Dump That Paperwork
FTP is good for sending small files such as correction pages and reprints, Coomes said. "The time factor is a huge benefit for us, as well as for the printer," he declared, noting that FTP transmissions take only about an hour.
Mercury Vault, Coomes said, is used for larger files, providing information to printers anywhere in the country. This secure Web site allows the company to assemble a book's content in folders, and keep them organized (folders within folders), as well as keep profiles on the printers with which Microsoft Press works. Printers are given access based on those profiles. "We can post all of our files, but whoever accesses them only has privileges to certain files," Coomes said.
Why dump the paperwork?
To save time, panelists agreed. "The industry needs to retool the front office," said Bill Lavelle of Impresse. "We've made a lot of changes in production; we digitized our page makeup, we digitized how we do prepress, but the essential front office model hasn't changed much. And the paperwork is evidence of that."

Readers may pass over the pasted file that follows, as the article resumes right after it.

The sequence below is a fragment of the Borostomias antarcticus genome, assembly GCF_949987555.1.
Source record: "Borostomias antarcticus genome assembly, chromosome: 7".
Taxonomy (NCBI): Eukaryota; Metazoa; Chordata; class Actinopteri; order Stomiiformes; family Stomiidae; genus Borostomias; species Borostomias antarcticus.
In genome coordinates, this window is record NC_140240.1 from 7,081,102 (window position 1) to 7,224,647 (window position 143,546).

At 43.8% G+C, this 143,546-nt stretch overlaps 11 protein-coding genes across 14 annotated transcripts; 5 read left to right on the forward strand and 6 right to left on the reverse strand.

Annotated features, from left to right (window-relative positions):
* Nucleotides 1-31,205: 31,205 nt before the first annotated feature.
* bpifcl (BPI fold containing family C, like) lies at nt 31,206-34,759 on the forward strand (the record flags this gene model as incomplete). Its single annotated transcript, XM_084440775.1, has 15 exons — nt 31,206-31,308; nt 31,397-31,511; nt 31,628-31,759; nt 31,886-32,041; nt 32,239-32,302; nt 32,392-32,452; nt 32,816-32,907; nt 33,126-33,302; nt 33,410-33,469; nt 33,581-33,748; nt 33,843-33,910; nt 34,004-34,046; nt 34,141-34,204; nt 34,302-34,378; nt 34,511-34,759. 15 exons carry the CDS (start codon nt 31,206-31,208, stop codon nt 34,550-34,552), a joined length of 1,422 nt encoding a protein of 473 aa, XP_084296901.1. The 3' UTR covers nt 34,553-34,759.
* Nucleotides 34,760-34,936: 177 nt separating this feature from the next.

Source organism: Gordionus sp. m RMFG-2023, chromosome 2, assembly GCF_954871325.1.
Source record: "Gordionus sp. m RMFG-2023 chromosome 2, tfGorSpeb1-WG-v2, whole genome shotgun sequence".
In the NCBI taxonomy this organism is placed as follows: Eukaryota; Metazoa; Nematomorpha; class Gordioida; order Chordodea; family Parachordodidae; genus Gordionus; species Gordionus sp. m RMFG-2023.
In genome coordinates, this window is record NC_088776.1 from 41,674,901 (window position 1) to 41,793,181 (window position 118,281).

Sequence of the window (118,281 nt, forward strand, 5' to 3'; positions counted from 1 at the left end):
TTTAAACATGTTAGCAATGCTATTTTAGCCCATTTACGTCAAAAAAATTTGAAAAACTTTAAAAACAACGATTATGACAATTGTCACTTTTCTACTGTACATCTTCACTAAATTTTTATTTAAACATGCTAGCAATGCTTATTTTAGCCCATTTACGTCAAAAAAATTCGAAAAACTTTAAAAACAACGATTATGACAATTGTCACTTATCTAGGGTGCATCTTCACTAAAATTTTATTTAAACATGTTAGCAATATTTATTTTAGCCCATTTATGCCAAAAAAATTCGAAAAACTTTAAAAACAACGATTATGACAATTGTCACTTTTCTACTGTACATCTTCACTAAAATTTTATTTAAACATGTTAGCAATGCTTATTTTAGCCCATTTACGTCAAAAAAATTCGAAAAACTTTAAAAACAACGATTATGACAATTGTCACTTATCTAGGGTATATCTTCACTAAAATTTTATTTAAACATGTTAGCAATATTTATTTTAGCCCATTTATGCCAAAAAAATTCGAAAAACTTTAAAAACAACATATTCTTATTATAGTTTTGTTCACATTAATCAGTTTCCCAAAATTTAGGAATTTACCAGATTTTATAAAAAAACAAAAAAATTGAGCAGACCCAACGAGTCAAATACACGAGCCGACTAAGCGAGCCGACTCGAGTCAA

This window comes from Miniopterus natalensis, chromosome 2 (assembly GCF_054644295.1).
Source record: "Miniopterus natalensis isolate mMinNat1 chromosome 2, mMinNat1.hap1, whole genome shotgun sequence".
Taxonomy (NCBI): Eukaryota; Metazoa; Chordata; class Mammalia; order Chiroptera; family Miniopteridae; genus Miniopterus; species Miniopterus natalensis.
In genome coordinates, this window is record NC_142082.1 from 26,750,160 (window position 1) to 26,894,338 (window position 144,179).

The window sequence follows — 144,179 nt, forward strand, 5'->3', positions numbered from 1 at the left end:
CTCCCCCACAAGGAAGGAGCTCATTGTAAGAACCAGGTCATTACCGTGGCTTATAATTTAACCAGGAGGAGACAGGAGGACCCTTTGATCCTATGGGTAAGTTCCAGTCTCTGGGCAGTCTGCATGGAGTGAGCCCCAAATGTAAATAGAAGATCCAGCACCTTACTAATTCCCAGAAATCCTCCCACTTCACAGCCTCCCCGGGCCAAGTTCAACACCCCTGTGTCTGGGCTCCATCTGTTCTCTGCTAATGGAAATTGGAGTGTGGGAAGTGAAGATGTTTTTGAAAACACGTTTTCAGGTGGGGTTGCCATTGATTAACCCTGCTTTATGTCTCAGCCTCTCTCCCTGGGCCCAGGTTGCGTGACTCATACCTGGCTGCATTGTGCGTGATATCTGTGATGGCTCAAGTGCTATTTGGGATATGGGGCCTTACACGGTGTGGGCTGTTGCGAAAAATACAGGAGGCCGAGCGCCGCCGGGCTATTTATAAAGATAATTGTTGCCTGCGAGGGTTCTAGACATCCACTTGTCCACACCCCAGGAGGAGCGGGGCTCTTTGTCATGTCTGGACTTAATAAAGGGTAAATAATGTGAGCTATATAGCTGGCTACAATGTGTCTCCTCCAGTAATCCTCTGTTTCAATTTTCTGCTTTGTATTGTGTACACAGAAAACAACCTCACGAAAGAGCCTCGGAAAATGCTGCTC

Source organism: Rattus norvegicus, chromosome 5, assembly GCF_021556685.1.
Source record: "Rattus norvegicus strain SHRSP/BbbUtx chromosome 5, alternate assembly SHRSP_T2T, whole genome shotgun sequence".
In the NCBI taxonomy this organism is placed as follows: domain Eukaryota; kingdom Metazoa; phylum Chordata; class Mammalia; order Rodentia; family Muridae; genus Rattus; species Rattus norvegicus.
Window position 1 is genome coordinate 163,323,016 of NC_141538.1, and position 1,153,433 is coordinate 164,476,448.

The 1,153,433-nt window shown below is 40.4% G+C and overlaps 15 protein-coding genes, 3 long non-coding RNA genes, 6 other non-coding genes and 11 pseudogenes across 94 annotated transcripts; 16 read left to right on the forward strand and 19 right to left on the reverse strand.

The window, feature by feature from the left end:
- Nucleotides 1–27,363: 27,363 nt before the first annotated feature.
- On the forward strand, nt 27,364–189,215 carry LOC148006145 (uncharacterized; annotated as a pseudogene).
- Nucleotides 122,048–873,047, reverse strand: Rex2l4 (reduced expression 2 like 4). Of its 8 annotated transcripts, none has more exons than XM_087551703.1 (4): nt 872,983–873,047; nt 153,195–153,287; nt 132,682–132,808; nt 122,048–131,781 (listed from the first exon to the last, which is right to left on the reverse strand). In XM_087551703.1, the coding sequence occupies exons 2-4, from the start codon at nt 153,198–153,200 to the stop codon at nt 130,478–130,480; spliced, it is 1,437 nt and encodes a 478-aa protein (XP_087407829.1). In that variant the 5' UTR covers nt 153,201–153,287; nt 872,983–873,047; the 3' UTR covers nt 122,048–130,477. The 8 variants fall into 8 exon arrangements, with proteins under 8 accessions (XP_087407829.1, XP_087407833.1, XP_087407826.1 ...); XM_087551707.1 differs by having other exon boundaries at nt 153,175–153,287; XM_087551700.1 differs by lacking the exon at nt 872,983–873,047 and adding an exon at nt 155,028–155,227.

According to Lavelle, when the publishing industry moved from analog to digital, the interface was lacking. "We ended up filling in the gaps with paperwork. When we tried to connect the pieces together, we found we couldn't. We didn't have standardization. There was no integration."
To improve efficiency by eliminating unnecessary paperwork, Lavelle suggested eliminating redundancies in the supply chain, and digitizing both business and production workflows. "Look at your business workflow, and eliminate anything that you or your partners -- designers, purchasers, managers, printers, binders, distributors -- do more than twice," he advised. "Understand the relationship between the business and production workflows. In the industry, we tend to treat them as parallel activities, when, in reality, they should be co-mingled. And that's essentially what the new e-commerce model tries to do."